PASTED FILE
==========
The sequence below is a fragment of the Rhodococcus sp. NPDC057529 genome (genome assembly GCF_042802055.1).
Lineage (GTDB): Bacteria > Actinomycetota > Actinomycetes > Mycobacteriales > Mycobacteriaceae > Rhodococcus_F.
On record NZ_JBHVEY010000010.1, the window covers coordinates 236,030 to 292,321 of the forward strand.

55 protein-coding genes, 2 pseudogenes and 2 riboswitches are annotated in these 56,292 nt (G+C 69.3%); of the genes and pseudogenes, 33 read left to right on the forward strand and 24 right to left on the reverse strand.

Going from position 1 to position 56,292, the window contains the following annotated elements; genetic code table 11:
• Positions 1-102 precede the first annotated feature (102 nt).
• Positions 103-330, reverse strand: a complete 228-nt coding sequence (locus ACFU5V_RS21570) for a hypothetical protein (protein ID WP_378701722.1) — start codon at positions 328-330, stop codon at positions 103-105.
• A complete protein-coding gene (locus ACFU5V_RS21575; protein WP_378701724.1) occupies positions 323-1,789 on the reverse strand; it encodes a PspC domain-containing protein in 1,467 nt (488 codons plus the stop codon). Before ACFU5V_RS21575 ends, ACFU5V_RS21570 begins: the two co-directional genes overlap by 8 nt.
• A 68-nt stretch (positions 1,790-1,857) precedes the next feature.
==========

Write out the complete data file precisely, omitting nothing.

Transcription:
The sequence below is a fragment of the Rhodococcus sp. NPDC057529 genome (genome assembly GCF_042802055.1).
Lineage (GTDB): Bacteria > Actinomycetota > Actinomycetes > Mycobacteriales > Mycobacteriaceae > Rhodococcus_F.
On record NZ_JBHVEY010000010.1, the window covers coordinates 236,030 to 292,321 of the forward strand.

55 protein-coding genes, 2 pseudogenes and 2 riboswitches are annotated in these 56,292 nt (G+C 69.3%); of the genes and pseudogenes, 33 read left to right on the forward strand and 24 right to left on the reverse strand.

Going from position 1 to position 56,292, the window contains the following annotated elements; genetic code table 11:
• Positions 1-102 precede the first annotated feature (102 nt).
• Positions 103-330, reverse strand: a complete 228-nt coding sequence (locus ACFU5V_RS21570) for a hypothetical protein (protein ID WP_378701722.1) — start codon at positions 328-330, stop codon at positions 103-105.
• A complete protein-coding gene (locus ACFU5V_RS21575; protein WP_378701724.1) occupies positions 323-1,789 on the reverse strand; it encodes a PspC domain-containing protein in 1,467 nt (488 codons plus the stop codon). Before ACFU5V_RS21575 ends, ACFU5V_RS21570 begins: the two co-directional genes overlap by 8 nt.
• A 68-nt stretch (positions 1,790-1,857) precedes the next feature.